Chicken winging is when the lead arm breaks down and begins to bend through the impact zone of the golf swing. 

It looks almost as if the trailing arm (right arm for right handers) is pushing the club into the hitting zone instead of the lead arm pulling the club through the ball.

As you can imagine this motion decreases power significantly causing weak high shots that are either pulled or sliced. 

It is important to correct the chicken wing swing characteristic as it can lead to elbow pain.

Most golfers that complain of pain in the lead elbow exhibit the chicken wing swing fault. 

As a bonus, I have also created a Free Guide that lists exercises you can perform to correct the physical limitations that cause the chicken wing swing characteristic.

The exercises included in the guide are linked to the Titleist Performance Insitute (TPI) video library so you can see how to perform each exercise.

Free Guide

Click the button below to download the free guide that contains exercises to reduce the flying lead elbow and keep your arm straight through impact. 

Click to Download the Guide

What is the Chicken Wing Swing Characteristic?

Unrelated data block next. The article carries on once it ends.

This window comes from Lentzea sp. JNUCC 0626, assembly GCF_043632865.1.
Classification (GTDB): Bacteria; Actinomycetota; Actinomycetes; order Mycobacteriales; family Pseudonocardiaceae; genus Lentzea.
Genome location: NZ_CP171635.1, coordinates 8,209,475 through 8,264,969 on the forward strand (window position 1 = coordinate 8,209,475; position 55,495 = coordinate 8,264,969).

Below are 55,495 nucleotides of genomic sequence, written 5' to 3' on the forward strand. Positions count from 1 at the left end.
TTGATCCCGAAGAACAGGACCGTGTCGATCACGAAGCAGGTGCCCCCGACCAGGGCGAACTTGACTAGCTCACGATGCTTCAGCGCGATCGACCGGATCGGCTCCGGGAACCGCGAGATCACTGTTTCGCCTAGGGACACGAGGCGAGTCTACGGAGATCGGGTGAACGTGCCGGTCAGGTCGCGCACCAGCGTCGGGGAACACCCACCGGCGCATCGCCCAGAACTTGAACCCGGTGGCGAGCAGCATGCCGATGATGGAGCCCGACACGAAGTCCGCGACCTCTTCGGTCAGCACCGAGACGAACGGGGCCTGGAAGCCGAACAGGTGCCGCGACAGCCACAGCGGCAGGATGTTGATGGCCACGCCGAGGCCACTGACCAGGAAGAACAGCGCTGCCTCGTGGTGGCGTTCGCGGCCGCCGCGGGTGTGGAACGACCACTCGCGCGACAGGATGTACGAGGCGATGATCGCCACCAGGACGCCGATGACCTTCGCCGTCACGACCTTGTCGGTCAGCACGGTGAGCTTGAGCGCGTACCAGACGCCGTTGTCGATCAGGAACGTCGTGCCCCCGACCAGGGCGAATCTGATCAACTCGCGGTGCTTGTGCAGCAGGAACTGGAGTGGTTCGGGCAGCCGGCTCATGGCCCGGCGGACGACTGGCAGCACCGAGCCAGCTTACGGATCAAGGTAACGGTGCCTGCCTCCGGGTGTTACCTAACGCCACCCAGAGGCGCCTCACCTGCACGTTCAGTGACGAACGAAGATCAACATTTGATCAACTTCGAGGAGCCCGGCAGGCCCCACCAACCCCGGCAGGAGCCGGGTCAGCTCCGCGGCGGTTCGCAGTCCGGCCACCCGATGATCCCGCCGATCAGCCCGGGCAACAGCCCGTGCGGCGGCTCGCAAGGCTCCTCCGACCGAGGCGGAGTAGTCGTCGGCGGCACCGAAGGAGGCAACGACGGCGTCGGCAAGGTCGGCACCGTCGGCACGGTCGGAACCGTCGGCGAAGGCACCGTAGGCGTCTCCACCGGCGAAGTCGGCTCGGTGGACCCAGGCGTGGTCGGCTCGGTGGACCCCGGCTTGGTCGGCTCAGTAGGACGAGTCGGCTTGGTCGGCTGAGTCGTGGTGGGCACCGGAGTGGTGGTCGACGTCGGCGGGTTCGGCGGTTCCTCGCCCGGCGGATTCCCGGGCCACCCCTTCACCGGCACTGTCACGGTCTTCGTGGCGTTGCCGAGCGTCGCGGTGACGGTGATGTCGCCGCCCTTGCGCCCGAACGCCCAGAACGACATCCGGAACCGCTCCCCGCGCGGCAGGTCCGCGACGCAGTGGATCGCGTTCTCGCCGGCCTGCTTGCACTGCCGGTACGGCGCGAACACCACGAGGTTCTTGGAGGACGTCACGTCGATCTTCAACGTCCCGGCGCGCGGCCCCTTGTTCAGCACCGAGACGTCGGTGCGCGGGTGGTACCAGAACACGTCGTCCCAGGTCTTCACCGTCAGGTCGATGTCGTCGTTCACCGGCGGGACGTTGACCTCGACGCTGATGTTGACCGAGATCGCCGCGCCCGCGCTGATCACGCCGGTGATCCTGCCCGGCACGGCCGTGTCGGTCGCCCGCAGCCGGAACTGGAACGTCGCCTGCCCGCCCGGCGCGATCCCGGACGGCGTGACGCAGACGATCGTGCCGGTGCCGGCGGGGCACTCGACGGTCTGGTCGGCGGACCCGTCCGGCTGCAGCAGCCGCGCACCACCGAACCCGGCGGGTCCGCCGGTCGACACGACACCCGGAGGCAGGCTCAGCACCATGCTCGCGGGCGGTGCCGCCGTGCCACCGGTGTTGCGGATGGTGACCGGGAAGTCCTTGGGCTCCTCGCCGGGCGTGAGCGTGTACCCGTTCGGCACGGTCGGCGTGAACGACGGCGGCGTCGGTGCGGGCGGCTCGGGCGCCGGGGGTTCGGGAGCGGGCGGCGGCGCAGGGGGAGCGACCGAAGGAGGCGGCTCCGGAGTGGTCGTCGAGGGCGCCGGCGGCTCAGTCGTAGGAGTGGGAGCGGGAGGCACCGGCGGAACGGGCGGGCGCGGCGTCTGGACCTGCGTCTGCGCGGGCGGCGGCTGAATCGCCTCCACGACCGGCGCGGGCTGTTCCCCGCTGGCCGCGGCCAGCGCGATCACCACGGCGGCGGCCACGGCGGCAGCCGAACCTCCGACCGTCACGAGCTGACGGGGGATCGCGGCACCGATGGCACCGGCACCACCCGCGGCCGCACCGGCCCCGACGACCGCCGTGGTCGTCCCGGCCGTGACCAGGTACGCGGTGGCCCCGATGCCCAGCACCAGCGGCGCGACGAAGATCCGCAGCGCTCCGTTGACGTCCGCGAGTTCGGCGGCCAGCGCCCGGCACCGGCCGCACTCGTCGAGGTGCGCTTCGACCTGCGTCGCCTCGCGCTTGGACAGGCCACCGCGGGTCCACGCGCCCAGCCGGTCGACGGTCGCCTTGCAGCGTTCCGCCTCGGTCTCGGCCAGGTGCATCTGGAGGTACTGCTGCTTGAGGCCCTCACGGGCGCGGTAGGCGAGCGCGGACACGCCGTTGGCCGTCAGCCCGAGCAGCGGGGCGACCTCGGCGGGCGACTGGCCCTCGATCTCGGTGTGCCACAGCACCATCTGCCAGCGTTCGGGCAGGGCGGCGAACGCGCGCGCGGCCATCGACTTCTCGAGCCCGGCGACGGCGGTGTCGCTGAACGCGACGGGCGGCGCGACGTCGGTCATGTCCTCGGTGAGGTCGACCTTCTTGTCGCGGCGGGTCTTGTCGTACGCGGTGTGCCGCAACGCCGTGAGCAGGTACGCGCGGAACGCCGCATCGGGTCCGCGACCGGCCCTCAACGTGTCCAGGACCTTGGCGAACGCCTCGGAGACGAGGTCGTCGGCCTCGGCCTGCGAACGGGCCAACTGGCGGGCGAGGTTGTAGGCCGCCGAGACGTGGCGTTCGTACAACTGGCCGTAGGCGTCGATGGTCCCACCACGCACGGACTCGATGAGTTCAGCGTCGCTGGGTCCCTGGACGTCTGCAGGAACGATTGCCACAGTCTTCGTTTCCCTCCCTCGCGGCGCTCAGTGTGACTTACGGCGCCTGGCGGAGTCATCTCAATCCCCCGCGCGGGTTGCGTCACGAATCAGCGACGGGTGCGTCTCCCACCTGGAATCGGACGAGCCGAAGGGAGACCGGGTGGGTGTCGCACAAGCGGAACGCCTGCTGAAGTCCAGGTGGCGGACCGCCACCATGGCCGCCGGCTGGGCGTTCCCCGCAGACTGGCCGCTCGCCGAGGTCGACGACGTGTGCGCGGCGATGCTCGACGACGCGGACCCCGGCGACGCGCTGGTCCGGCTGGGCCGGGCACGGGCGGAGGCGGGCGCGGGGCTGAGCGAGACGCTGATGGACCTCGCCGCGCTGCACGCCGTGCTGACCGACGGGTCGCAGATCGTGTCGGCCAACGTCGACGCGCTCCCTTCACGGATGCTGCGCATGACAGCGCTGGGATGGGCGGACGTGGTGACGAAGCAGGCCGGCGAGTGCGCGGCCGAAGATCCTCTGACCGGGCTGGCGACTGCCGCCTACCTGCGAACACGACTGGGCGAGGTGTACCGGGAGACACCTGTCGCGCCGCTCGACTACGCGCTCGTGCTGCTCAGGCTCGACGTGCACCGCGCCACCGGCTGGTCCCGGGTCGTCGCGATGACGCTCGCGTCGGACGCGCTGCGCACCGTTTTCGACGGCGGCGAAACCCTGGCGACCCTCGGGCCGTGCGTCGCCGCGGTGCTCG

As mentioned before, it is a breakdown of the lead arm during the downswing and through the impact zone. 

I think it is easier to see what the chicken wing swing characteristic is in photographs than it is to explain it and I have some photos posted in the next section. 

How Prevalent is Chicken Winging?

A little under 36% of amateur golfers exhibit the chicken wing swing characteristic. Professional golfers don’t exhibit this swing characteristic as it causes a significant decrease in power. 

Although some people mention that Jordan Spieth’s swing has a chicken wing swing characteristic, I don’t think it has anything to do with physical limitations.

It is more like his lead arm extends down to the target line. In this Golf Channel article Michael Breed explains Jordan’s swing